by Luke Rosiak, The Daily Caller:
- A secret memo granted broad rights to the FBI to share information gathered under the Foreign Intelligence Surveillance Act with foreign officials.
- Two-way exchange of information with foreign officials could allow the politicized targeting of Americans, since foreign nations aren’t obligated to uphold the U.S. Constitution.
- The efforts by the Justice Department to gather information on Trump aides repeatedly involved figures associated with foreign agencies.
- Foreign allies strongly opposed President Donald Trump declassifying information illuminating the investigation into Russian collusion.
A 2012 Foreign Intelligence Surveillance Court motion contained a little-noticed provision expanding the FBI’s ability to share information with foreign officials, which could have laid the groundwork for abuses against U.S. citizens, Rep. Louie Gohmert said.
“This motion and order would allow the FBI to collude with foreign governments about U.S. citizens,” Gohmert, a Texas Republican on the House Judiciary Committee, told The Daily Caller News Foundation.
The potential for the U.S. government to spy on citizens — including for potentially political purposes — by partnering with foreign governments has come under renewed scrutiny following a pattern of Trump campaign associates being seemingly targeted abroad or by using their contacts with foreigners.
Republicans who believed the Russia probe improperly targeted a political opponent urged President Donald Trump to declassify documents related to the investigation months ago. But Trump ultimately declined, with two foreign countries adamantly opposed to the release.
In a 70-page motion to the court dated April 23, 2012, the Obama administration asked to modify “Section IV.C (Dissemination of Foreign Intelligence Information Concerning United States Persons To Foreign Governments).”
“The following underlined text will be inserted into the first sentence: ‘The FBI may disseminate FISA-acquired information concerning United States persons, which reasonably appears to be foreign intelligence information, is necessary to understand foreign intelligence information or assess its importance, or is evidence of a crime being disseminated for a law enforcement purpose, to foreign governments as follows,’” it says (emphasis theirs).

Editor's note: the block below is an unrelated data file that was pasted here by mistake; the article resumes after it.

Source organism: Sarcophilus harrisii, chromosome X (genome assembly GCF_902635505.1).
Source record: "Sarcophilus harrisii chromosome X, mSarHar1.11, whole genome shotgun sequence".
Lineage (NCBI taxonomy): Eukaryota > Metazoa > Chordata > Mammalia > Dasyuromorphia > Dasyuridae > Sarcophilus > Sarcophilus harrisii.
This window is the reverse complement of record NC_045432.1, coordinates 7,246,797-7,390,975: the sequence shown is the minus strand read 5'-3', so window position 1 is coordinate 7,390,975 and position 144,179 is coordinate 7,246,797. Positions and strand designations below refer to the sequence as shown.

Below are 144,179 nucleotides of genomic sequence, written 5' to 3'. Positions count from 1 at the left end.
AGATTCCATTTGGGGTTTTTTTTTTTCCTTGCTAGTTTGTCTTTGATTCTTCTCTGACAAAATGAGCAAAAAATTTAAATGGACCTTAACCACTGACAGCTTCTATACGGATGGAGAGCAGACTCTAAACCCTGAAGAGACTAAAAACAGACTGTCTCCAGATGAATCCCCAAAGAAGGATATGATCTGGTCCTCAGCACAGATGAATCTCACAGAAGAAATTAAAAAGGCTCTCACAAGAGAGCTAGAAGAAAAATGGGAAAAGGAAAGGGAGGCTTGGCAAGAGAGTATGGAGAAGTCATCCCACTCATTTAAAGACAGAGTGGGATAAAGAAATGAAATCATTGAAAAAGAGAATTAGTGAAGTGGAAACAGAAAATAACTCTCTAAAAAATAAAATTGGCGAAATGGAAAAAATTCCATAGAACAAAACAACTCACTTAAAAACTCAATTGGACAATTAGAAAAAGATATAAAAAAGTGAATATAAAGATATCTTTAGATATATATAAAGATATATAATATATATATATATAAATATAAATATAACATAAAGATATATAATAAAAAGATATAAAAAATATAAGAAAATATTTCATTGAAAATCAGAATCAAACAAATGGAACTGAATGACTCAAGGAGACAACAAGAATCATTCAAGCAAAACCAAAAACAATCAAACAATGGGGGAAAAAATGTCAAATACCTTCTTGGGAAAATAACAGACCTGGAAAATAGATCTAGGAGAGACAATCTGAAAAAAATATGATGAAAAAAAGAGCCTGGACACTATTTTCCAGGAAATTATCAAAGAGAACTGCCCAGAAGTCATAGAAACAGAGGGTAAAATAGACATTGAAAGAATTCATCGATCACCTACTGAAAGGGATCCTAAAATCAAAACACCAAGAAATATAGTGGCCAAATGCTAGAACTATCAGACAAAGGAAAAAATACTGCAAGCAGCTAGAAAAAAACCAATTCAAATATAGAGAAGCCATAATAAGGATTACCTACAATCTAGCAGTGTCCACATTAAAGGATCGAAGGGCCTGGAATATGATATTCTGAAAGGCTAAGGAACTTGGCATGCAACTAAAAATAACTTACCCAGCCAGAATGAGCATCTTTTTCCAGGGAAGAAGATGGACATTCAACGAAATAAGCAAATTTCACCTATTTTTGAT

Gohmert told TheDCNF: “‘Reasonably necessary to understand foreign intelligence or assess its importance?’ That’s pretty vague.”
“There’s nothing they could obtain on American citizens that John Brennan or James Clapper couldn’t say ‘it helped me understand other intelligence,’” he continued, referring to the former directors of the CIA and of national intelligence, respectively.
Sidney Powell, a former federal prosecutor, told TheDCNF “this language is very concerning.”
“There is ever-mounting evidence that our ‘allies’ in the ‘Five-Eyes’ world were part of the conspiracy to destroy President Trump,” she said, referring to the intelligence alliance between the U.S., Australia, Canada, New Zealand and the U.K. “This amendment only exacerbates the likelihood of abuses.”
In September 2018, Trump ordered the “immediate declassification” of key documents that would illuminate the Russia probe — which ultimately found no collusion between the Trump campaign and Russia — but reversed himself days later. He said two unnamed countries, described as “very good allies,” called to express concern. The New York Times reported that the British government expressed “grave concern.”
I met with the DOJ concerning the declassification of various UNREDACTED documents. They agreed to release them but stated that so doing may have a perceived negative impact on the Russia probe. Also, key Allies’ called to ask not to release. Therefore, the Inspector General…..
— Donald J. Trump (@realDonaldTrump) 21 September 2018